Archived Story

Sunday alcohol compromise isn’t a good thing

Published 6:42pm Friday, March 16, 2012

Dear Editor,

A fellow employee of mine brought something to my attention, last week. When my husband and I came in from our trip the afternoon of Wednesday, March 7, I confess that I only scanned the newspaper and missed an important article on Page 4A, under the “Opinions” heading.

The writer’s last paragraph hit a nerve, and I quote, “We think Tuesday’s result is a win-win for Bainbridge. It should help us look more attractive to prospective restaurateurs, but it also helps maintain the traditional Sunday values of the South that so many of us cherish.”

I called the editor. He was very nice and explained the article to me. I thanked him for being available and helpful. However, I did not agree with his reasoning that this was good for Bainbridge. He said restaurants had refused to locate here because we didn’t serve alcohol seven days a week in our restaurants. (Editor’s note: It was suggested that restaurants might not choose to locate here, not that any had definitively “refused” to come.)

I asked him if he knew what that was a sign of. It’s compromise, pure and simple. We are compromising our principles for the almighty dollar. Our nation’s capital reeks of compromise and now our local governments have taken up the habit, as well.

We do have cherished, Southern traditions concerning Sunday. We take that day to worship our Lord and Savior, Jesus Christ, who gave himself on Calvary’s cross for our sins and the sins of the whole world. We pray for those who are indifferent to his sacrifice, and try to help our neighbors in every way possible, to see their need for him. It is time we Christians speak out and stand up for the principles of the Bible. It’s a shock to my Southern mind to think of someone ordering a martini with their ham and sweet-potato soufflé.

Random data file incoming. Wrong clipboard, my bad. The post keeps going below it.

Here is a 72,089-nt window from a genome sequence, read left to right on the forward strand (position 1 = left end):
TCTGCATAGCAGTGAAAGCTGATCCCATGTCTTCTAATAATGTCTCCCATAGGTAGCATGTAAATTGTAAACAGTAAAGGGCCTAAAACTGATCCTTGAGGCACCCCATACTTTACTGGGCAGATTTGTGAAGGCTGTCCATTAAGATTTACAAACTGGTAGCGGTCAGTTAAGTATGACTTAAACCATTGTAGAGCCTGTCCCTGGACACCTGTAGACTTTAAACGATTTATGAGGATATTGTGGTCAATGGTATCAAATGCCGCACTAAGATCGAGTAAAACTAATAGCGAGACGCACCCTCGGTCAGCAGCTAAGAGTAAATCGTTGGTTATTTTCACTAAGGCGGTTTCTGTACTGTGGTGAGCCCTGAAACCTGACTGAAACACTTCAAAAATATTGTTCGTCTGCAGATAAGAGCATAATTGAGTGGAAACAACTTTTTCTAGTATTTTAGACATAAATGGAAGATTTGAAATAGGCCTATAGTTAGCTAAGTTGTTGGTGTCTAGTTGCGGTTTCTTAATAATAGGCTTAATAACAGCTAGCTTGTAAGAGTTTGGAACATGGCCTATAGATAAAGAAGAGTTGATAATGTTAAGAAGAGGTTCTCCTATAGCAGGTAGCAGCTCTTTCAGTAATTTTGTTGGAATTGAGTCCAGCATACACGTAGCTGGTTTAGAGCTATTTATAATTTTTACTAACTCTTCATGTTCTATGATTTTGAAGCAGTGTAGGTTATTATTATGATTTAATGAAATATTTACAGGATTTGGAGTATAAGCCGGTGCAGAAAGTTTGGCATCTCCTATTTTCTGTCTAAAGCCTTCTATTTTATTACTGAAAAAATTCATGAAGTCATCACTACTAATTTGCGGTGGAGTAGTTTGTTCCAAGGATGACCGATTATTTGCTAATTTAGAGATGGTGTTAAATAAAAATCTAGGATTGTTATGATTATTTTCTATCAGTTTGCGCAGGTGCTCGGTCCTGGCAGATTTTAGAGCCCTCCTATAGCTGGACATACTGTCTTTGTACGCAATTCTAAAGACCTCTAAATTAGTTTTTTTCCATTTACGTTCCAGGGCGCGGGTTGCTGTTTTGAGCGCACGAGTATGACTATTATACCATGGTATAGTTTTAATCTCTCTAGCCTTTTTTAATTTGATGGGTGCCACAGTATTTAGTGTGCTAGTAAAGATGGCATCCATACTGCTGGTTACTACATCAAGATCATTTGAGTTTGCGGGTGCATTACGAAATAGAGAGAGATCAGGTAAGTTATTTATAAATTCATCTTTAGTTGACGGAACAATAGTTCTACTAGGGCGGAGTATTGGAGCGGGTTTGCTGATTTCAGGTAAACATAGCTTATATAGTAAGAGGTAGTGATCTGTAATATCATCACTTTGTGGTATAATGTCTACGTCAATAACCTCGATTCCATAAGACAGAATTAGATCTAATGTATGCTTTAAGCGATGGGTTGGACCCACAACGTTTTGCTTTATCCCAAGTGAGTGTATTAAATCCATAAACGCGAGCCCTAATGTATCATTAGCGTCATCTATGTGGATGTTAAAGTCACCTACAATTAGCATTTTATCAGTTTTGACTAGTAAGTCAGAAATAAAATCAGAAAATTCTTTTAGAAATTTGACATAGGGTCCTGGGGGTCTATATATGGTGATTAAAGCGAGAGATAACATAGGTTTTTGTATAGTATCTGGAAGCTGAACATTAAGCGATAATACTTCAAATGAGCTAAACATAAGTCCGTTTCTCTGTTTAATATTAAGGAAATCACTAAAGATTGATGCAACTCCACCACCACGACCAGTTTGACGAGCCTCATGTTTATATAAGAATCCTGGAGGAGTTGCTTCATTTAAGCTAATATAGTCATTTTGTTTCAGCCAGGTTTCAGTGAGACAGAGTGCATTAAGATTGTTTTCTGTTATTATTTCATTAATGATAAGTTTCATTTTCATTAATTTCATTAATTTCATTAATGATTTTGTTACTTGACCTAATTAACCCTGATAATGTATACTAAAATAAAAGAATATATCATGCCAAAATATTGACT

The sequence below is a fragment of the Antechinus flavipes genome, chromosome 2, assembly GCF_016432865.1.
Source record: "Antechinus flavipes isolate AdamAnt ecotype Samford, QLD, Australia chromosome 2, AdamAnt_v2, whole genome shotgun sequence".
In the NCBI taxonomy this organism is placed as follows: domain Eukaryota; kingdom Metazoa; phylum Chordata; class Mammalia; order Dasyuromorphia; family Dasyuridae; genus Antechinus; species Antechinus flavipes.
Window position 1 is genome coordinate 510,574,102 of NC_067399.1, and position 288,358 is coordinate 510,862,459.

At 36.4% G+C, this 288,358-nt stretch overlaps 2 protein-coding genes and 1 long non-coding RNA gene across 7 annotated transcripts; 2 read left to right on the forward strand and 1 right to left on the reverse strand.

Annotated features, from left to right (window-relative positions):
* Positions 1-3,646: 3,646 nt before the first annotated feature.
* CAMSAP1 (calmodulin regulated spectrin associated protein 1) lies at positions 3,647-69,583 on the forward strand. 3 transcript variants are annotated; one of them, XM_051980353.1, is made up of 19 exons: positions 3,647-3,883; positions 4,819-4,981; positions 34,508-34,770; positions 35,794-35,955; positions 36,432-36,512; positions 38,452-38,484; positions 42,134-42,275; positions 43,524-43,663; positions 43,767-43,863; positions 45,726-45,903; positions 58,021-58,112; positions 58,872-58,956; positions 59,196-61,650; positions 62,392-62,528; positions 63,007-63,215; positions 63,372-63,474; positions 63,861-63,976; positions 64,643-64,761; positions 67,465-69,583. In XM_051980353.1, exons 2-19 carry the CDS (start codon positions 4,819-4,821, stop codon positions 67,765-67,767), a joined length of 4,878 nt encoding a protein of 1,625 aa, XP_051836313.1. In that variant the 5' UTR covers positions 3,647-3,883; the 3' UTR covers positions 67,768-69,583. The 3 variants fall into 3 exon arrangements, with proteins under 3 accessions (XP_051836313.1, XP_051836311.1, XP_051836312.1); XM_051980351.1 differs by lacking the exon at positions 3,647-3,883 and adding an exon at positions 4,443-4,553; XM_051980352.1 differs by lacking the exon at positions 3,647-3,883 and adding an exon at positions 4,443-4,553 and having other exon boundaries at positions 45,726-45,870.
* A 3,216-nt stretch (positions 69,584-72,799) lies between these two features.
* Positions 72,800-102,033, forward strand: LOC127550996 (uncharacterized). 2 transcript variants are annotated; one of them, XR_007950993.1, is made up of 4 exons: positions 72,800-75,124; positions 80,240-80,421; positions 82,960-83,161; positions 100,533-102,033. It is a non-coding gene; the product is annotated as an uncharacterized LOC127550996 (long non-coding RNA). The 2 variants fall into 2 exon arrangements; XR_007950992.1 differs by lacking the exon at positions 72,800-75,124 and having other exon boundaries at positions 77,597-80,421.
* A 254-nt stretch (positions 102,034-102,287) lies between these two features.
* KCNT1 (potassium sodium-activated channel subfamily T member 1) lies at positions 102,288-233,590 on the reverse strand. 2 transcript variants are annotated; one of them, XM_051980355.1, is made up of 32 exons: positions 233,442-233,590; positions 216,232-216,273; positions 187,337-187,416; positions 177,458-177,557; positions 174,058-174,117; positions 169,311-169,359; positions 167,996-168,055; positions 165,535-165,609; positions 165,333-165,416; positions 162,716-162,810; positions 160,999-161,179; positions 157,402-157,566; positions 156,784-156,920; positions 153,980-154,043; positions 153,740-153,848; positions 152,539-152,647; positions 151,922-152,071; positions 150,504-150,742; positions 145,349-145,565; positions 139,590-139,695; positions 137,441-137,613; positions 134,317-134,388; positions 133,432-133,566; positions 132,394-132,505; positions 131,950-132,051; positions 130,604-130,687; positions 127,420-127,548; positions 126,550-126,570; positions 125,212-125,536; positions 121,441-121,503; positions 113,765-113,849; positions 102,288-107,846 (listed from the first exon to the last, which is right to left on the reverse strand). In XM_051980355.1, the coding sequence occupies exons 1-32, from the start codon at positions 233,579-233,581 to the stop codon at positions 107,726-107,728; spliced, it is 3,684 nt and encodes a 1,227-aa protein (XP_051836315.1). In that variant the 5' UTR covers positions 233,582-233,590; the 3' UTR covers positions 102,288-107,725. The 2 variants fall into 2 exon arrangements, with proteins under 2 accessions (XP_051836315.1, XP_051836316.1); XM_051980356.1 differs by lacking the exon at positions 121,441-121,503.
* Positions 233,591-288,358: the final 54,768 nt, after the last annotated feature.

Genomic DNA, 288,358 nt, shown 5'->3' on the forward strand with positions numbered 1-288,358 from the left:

The “blue law” was still in effect in the south Virginia town where we moved in 1979. When we moved home, five years later, it had been abandoned because a mega-store wanted to locate there and would not, unless they could be open on Sunday. Did we shop there, on Sunday? Guilty as charged, here and there.

So who is responsible for the compromise? We all are! The time has come to stop compromise for commerce.

Think about it. Isaiah 58: 13-14. Sunday is the Lord’s day!

Frances T. Gay


  • Shanon Brogdon

    Not everyone that was born and raised here in the southern states follow Christianity or its laws. Blue Laws, such as Sunday sales of alcohol, are nothing more than rules set out to force others to adhere to the personal beliefs of the Christian community. This is the very reason why so many states have abandoned, abolished, or simply do not enforce “Blue Laws”.

    Mrs. Gay, while I recognize your right to have your beliefs, I do not have to abide by them. Sadly, some religious beliefs made it into actual laws, which is why we ended up with Blue Laws in the first place. Just because you personally find it “shocking to your southern mind”, that is not a good enough reason to continue to force others to feel the same shock.

    You act as if you speak for all southern people when you stated, “We do have cherished, Southern traditions concerning Sunday.” I must ask Mrs. Gay, which if you think that is the case, why is it that the vast majority of southern states, southern counties, and southern cities do not adhere to these unnecessary Blue Laws anymore.

    And worst of all, you even admitted to shopping at a store that refused to come to your area unless they were allowed to open on Sunday. Is that not a bit hypocritical of you Mrs. Gay? Is that not the equivalent of saying that you are against them for not minding the Sabbath of your god, but since it was allowed, you joined in with the crowd?

    It’s time these small southern towns quit allowing their religious citizens to continue with laws that are basically unconstitutional. Religious ideas and beliefs have no business in federal, state, nor local laws. If you do not want to see people drinking a Martini on Sunday while enjoying their sweet potato soufflé, simply do not go to a restaurant that sells alcohol. Since Sunday sales are allowed in restaurants now, maybe Bainbridge will start attracting a more diverse list of restaurateurs, and it will allow those that you do not like seeing now, to have other places they can enjoy their Martini away from the Sunday church crowd.


    William S. Brogdon

    Tallahassee Florida, originally from Bainbridge

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